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Desmet longhouse dedication

DESMET, Idaho – A new longhouse was recently opened and dedicated near the Mission at Desmet, Idaho. The site was once the location of a large boarding school for Indian boys but now holds the newest building on the Coeur d’Alene Reservation. Many tribal elders received their early education on this site, which will now be known as the Evangeline Abraham Longhouse.

An honor song began the dedication followed by tribal council vice chairman Ernie Stensgar handling the ceremony and talking of Evangeline (Evan) Abraham. He told how she served on the tribal council many years ago at the time Joe Garry was the tribal leader, “a national leader that in a sense brought us into the modern world.” He added that no chairman can do that alone, and “Evan was one of those that helped. They set the stage for what we have today.”

Evan passed away in October 2008, so she didn’t see the completion of the longhouse now carrying her name, but she had a lot to do with getting it built. “Some of the elders came to tribal council and told how much they loved this town of Desmet but what was now wrong with it, and went on further to tell us what we should do to fix it,” Stensgar explained. “The top of their list was a community building to be utilized and a source of pride.” One of those people who approached the tribal council many times to get this building built was Evangeline Abraham.

The new Evangeline Abraham Longhouse in Desmet, Idaho will service as a gathering place for a multitude of purposes including education, sharing and spirituality.

“She took a lot of guff in her day but she stood up to them and did what she thought was right,” Stensgar said. “I’m proud to say she was my aunt and she supported me and my political career on the council but she was also one of my biggest critics. But then she’d give me direction and I utilized that and appreciated her.”

The building sits just a block from the Sacred Heart Catholic Church in this small community. The Sacred Heart Mission Boarding School once occupied the site. It was removed in 2009 to provide space to construct the longhouse.

This is a modern building, in many ways unlike the longhouses of the past. It serves as a gathering place, a place for sharing, for education and for spirituality, just like the longhouses of long ago. “We want this building to be a source of pride for all of us but also to be used. We hope the young will utilize it as designed with its teaching facilities,” Stensgar said.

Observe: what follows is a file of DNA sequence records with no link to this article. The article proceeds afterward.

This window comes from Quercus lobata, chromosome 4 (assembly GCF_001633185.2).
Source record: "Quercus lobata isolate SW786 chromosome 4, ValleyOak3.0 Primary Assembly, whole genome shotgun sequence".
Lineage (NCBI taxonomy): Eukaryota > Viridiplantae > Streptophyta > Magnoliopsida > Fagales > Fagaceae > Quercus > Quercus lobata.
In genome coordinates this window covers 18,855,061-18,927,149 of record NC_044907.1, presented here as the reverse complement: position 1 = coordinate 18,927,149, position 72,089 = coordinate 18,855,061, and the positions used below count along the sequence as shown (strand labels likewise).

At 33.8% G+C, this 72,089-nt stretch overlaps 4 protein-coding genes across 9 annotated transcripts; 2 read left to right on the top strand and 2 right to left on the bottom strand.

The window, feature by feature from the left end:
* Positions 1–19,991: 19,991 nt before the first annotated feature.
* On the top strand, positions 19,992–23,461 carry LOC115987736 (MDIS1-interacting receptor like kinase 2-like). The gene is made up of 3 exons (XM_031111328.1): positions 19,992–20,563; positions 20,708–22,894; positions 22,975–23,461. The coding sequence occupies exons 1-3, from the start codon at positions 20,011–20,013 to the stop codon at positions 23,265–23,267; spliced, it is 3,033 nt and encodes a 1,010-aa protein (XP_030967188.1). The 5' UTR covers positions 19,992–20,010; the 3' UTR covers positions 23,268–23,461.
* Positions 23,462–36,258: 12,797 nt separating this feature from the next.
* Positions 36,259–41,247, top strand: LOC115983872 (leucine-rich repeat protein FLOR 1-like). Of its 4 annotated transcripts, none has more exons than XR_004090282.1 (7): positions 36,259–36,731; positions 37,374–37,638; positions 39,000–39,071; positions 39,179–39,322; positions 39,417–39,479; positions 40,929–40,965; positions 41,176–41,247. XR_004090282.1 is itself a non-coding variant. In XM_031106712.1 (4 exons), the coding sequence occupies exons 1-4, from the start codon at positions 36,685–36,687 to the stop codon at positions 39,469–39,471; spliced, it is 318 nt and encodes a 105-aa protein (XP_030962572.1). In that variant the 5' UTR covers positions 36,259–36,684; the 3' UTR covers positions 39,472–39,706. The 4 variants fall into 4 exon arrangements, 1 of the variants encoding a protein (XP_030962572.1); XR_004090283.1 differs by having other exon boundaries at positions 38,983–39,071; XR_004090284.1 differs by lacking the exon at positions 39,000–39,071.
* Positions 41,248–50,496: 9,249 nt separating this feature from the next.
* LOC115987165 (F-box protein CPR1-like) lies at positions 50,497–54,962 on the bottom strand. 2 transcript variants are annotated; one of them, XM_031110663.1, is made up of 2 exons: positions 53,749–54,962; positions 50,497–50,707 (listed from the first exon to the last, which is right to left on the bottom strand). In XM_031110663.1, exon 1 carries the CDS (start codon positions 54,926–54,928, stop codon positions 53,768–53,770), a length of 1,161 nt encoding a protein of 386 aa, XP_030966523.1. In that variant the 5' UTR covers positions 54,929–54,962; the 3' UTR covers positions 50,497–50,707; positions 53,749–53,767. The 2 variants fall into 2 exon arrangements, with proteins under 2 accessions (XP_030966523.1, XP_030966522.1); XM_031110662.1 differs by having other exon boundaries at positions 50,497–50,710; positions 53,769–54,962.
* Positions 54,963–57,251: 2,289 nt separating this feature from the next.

He laughed as he said that some elders are saying they want their wake to be the first held here. “I think we’ll have our first meal here and not worry about who has the first wake.”

The front entry door faces the east. Upon entering one sees a large mural painted by Lawrence Aripa, a tribal member now deceased. Aripa had created the painting on the gym wall of the 1880 building after his return from World War II. When the building was removed the tribe saved the section of the wall with the painting and it now greets people as they enter. The painting shows Jesus as a baby in a cradle board and speaking to people of different nationalities. It was Aripa’s vision of Jesus’ love for all peoples.

The building is 8,000 square feet and includes such state-of-the-art functions as electric blinds and photo screens and projectors, and a modern kitchen designed around the desires and needs of the chefs. The lavatories also contain showers so if people need to stay over they will have restrooms, showers and cooking facilities available. The longhouse was paid for with tribal funds.

Standing within the building and looking through the windows to the west one views a peaceful scene of meadows, trees and mountains, nearly undisturbed by human development. A scene not too unlike what boarding school students viewed as far back as the 1800s.

It’s a beautiful building on a historic site with a magnificent view. As Stensgar commented, “When we look at this facility and all we have we should have a sense of pride.”